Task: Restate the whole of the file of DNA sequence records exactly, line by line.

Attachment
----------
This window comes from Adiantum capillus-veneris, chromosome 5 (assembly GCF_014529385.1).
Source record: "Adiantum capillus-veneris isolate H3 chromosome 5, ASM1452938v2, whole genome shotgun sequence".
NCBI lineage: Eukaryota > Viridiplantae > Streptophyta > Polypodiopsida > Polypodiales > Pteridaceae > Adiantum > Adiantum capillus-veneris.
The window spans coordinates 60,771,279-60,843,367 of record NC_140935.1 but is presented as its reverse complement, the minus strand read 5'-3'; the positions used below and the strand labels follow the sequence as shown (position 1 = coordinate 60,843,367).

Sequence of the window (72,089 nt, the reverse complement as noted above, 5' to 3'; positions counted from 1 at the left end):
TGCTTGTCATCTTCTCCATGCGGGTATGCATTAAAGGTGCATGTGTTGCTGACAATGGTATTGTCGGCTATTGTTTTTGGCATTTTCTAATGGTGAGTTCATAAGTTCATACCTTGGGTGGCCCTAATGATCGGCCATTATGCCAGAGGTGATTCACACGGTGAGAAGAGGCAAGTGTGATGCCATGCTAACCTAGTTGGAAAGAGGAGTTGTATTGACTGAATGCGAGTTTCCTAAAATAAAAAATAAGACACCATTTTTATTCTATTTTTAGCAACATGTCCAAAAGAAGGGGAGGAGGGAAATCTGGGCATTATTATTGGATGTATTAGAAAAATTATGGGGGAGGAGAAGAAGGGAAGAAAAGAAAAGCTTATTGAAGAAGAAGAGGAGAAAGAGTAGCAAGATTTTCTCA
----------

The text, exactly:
This window comes from Adiantum capillus-veneris, chromosome 5 (assembly GCF_014529385.1).
Source record: "Adiantum capillus-veneris isolate H3 chromosome 5, ASM1452938v2, whole genome shotgun sequence".
NCBI lineage: Eukaryota > Viridiplantae > Streptophyta > Polypodiopsida > Polypodiales > Pteridaceae > Adiantum > Adiantum capillus-veneris.
The window spans coordinates 60,771,279-60,843,367 of record NC_140935.1 but is presented as its reverse complement, the minus strand read 5'-3'; the positions used below and the strand labels follow the sequence as shown (position 1 = coordinate 60,843,367).

Sequence of the window (72,089 nt, the reverse complement as noted above, 5' to 3'; positions counted from 1 at the left end):
TGCTTGTCATCTTCTCCATGCGGGTATGCATTAAAGGTGCATGTGTTGCTGACAATGGTATTGTCGGCTATTGTTTTTGGCATTTTCTAATGGTGAGTTCATAAGTTCATACCTTGGGTGGCCCTAATGATCGGCCATTATGCCAGAGGTGATTCACACGGTGAGAAGAGGCAAGTGTGATGCCATGCTAACCTAGTTGGAAAGAGGAGTTGTATTGACTGAATGCGAGTTTCCTAAAATAAAAAATAAGACACCATTTTTATTCTATTTTTAGCAACATGTCCAAAAGAAGGGGAGGAGGGAAATCTGGGCATTATTATTGGATGTATTAGAAAAATTATGGGGGAGGAGAAGAAGGGAAGAAAAGAAAAGCTTATTGAAGAAGAAGAGGAGAAAGAGTAGCAAGATTTTCTCA